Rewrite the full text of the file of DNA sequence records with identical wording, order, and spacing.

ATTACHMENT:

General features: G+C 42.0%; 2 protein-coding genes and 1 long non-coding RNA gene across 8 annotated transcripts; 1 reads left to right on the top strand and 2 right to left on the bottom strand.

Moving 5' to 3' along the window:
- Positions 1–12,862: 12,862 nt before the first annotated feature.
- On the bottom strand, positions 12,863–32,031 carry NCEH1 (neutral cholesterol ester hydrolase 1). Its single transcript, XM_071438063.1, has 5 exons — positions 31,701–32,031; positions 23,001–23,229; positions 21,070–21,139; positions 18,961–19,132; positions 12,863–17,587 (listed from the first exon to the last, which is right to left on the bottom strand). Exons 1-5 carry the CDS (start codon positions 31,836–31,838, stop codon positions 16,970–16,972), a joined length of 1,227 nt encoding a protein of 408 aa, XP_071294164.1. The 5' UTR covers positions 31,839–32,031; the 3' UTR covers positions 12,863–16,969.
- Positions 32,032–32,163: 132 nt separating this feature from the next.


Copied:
General features: G+C 42.0%; 2 protein-coding genes and 1 long non-coding RNA gene across 8 annotated transcripts; 1 reads left to right on the top strand and 2 right to left on the bottom strand.

Moving 5' to 3' along the window:
- Positions 1–12,862: 12,862 nt before the first annotated feature.
- On the bottom strand, positions 12,863–32,031 carry NCEH1 (neutral cholesterol ester hydrolase 1). Its single transcript, XM_071438063.1, has 5 exons — positions 31,701–32,031; positions 23,001–23,229; positions 21,070–21,139; positions 18,961–19,132; positions 12,863–17,587 (listed from the first exon to the last, which is right to left on the bottom strand). Exons 1-5 carry the CDS (start codon positions 31,836–31,838, stop codon positions 16,970–16,972), a joined length of 1,227 nt encoding a protein of 408 aa, XP_071294164.1. The 5' UTR covers positions 31,839–32,031; the 3' UTR covers positions 12,863–16,969.
- Positions 32,032–32,163: 132 nt separating this feature from the next.